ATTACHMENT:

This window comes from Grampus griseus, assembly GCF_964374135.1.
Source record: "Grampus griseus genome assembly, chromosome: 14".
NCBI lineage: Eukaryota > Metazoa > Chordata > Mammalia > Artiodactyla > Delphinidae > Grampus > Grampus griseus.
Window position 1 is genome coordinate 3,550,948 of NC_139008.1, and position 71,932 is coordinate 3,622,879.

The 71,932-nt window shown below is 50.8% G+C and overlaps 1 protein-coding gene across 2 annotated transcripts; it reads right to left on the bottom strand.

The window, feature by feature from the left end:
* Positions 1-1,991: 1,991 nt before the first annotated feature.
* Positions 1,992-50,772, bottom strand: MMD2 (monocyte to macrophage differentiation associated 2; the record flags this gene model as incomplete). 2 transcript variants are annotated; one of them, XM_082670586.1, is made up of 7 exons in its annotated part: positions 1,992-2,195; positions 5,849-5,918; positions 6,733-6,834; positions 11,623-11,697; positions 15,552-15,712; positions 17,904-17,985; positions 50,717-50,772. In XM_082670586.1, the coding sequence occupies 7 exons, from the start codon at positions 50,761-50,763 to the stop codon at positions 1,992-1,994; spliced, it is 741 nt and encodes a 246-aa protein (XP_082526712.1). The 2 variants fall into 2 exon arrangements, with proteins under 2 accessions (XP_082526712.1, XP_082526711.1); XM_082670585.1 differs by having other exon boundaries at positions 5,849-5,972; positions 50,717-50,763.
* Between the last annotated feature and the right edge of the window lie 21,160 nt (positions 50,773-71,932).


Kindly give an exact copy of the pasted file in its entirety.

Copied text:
This window comes from Grampus griseus, assembly GCF_964374135.1.
Source record: "Grampus griseus genome assembly, chromosome: 14".
NCBI lineage: Eukaryota > Metazoa > Chordata > Mammalia > Artiodactyla > Delphinidae > Grampus > Grampus griseus.
Window position 1 is genome coordinate 3,550,948 of NC_139008.1, and position 71,932 is coordinate 3,622,879.

The 71,932-nt window shown below is 50.8% G+C and overlaps 1 protein-coding gene across 2 annotated transcripts; it reads right to left on the bottom strand.

The window, feature by feature from the left end:
* Positions 1-1,991: 1,991 nt before the first annotated feature.
* Positions 1,992-50,772, bottom strand: MMD2 (monocyte to macrophage differentiation associated 2; the record flags this gene model as incomplete). 2 transcript variants are annotated; one of them, XM_082670586.1, is made up of 7 exons in its annotated part: positions 1,992-2,195; positions 5,849-5,918; positions 6,733-6,834; positions 11,623-11,697; positions 15,552-15,712; positions 17,904-17,985; positions 50,717-50,772. In XM_082670586.1, the coding sequence occupies 7 exons, from the start codon at positions 50,761-50,763 to the stop codon at positions 1,992-1,994; spliced, it is 741 nt and encodes a 246-aa protein (XP_082526712.1). The 2 variants fall into 2 exon arrangements, with proteins under 2 accessions (XP_082526712.1, XP_082526711.1); XM_082670585.1 differs by having other exon boundaries at positions 5,849-5,972; positions 50,717-50,763.
* Between the last annotated feature and the right edge of the window lie 21,160 nt (positions 50,773-71,932).